dbx® Professional Products' DriveRack® 4800 Wins Top Reviews at Broward Center for the Performing Arts

March 07, 2007

Winter NAMM 2007 Anaheim, CA, January, 2007- Booth#7800 — On its 15th anniversary, Ft. Lauderdale's Broward Center for the Performing Arts is also celebrating its installation of the new DriveRack® 4800 System Processor from dbx® Professional Products, a Salt Lake City-based manufacturer of professional signal processing products and a division of Harman International. The renowned Center’s new dbx DriveRack 4800 was able to replace the contents of an entire 5-foot equipment rack, including EQs, compressors and speaker controllers, and offer even more functionality in a smaller space at a fraction of the cost.

The dbx DriveRack 4800 has brought an incredibly comprehensive array of features to the Broward Center for the Performing Arts, ranked by Pollstar magazine as the eighth-highest ticket sales venue in the world and an anchor to the ongoing expansion of downtown Ft. Lauderdale. In the 600-seat Amaturo Theater, the smaller of the two theaters in the Broward Center for the Performing Arts complex, the 4800 gives a consistently stellar performance. Between the local, national and international acts that visit and its use as base for Broward County school system’s SEAS (Student Enrichment in the Arts) program, most every day the theater hosts an audience. A single DriveRack 4800 now manages the extensive Left-Center-Right system of JBL Professional® speaker components that was once controlled by a full rack of processing. As a clear result of streamlining its operation with the 4800, the system now sounds better than ever.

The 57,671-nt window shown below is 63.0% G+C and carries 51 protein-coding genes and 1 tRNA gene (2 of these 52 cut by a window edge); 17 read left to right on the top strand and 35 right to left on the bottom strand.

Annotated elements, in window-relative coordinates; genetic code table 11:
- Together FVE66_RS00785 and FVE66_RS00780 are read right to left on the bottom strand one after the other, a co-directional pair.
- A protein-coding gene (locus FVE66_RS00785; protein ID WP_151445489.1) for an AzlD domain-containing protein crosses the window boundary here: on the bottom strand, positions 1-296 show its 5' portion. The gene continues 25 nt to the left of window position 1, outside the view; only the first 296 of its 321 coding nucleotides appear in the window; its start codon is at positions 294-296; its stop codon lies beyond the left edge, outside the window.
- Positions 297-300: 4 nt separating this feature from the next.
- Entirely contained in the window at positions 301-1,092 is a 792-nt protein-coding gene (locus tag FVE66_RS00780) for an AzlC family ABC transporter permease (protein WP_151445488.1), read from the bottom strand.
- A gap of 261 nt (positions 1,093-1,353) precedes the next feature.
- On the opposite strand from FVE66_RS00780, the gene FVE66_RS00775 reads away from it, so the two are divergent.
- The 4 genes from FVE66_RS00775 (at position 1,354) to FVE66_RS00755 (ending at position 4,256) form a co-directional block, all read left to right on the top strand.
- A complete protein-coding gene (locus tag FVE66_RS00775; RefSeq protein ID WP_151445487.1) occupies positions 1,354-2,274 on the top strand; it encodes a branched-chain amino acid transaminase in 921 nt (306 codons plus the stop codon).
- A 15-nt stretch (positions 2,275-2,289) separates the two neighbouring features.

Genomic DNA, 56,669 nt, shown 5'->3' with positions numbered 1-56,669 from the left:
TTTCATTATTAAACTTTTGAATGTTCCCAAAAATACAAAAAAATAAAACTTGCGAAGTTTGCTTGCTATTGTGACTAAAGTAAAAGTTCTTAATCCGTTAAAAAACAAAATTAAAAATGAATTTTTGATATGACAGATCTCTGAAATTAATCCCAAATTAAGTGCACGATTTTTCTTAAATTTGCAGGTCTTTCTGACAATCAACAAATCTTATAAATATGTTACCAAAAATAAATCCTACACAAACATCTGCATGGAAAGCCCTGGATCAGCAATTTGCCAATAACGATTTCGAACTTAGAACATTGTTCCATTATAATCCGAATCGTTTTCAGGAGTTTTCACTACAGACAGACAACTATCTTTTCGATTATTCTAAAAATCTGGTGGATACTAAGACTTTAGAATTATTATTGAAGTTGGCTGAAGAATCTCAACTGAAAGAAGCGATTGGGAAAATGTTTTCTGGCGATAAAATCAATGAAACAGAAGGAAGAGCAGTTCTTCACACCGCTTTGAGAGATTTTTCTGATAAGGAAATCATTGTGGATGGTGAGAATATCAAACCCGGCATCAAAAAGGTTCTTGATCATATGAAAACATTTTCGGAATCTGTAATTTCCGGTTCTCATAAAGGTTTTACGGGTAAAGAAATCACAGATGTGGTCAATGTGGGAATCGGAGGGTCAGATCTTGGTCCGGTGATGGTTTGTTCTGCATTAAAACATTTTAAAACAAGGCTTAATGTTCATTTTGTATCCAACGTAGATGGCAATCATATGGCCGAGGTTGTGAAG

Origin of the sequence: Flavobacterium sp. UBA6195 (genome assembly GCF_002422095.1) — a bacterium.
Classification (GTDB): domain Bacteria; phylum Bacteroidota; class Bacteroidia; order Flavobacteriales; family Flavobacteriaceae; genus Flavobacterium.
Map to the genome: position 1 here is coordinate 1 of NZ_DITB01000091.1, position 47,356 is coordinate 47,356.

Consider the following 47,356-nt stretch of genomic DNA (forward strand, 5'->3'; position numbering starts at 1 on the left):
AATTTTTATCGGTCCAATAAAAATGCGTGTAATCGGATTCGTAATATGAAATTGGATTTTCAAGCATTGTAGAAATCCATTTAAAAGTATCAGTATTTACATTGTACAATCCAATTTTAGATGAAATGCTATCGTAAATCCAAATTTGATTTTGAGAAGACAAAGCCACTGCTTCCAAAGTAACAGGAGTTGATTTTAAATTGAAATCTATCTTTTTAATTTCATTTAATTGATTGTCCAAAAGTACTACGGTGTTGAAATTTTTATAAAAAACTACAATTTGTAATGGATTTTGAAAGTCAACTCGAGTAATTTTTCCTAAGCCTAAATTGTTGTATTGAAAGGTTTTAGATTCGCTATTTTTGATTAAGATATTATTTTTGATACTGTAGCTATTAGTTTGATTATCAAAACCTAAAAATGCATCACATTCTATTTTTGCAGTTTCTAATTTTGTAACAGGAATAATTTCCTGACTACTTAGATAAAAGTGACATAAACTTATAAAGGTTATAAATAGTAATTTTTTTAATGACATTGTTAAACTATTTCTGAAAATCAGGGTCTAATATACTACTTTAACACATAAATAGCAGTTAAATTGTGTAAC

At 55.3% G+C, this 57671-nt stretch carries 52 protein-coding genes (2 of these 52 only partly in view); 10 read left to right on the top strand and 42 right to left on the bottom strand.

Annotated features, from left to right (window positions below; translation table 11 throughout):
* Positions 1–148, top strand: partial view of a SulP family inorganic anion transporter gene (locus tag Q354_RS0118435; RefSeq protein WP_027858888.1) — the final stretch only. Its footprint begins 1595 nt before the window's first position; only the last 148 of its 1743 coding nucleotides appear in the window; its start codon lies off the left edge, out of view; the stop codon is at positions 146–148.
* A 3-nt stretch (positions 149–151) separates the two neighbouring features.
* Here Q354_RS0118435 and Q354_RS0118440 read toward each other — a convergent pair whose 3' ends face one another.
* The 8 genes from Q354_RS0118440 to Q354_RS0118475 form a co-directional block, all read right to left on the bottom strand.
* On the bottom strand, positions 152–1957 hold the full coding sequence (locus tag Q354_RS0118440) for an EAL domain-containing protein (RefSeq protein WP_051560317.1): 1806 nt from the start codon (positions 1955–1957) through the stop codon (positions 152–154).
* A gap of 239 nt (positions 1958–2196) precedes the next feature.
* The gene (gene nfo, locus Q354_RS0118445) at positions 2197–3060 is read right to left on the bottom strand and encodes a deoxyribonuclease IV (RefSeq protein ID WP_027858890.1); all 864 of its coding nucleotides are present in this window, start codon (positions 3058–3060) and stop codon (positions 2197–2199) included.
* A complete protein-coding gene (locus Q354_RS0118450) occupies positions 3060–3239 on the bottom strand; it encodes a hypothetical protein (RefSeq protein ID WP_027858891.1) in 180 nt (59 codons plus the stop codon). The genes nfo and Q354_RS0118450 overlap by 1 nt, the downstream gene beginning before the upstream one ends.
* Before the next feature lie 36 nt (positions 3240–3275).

“There are so many things that I can do with the DriveRack system in place that could not be done before,” comments Edmund “Grif” Griffin, Head Audio Engineer at Broward Center for the Performing Arts. As an example, Griffin explains how the 4800’s integrated Feedback Suppression feature helps him maximize the theater’s performance. “We use a lot of floor and overhead microphones,” he says. “At soundcheck, I’ll turn those microphones up just until they feed back. Then I’ll lock the Feedback Suppression feature in and take the values from the 4800’s readout and transpose them to the 1/3-octave Graphic Equalizers I have inserted in each of the microphones’ groups on the Midas Verona FOH console. Now I know precisely at what point my system is going to feed back and I can push it to that limit without worrying that I’ll cross that threshold. I simply couldn’t do that with any other speaker management system. Besides Feedback Suppression, and the obvious system drive elements Crossover, Gain, EQ, Limiting and Delay, there’s so much else it can do — I use the onboard RTA to do my own time alignment and add efficiencies there, as well,” adds Griffin. “The impact of this one single component has had an exponential positive effect on the entire system. You have to love that.”

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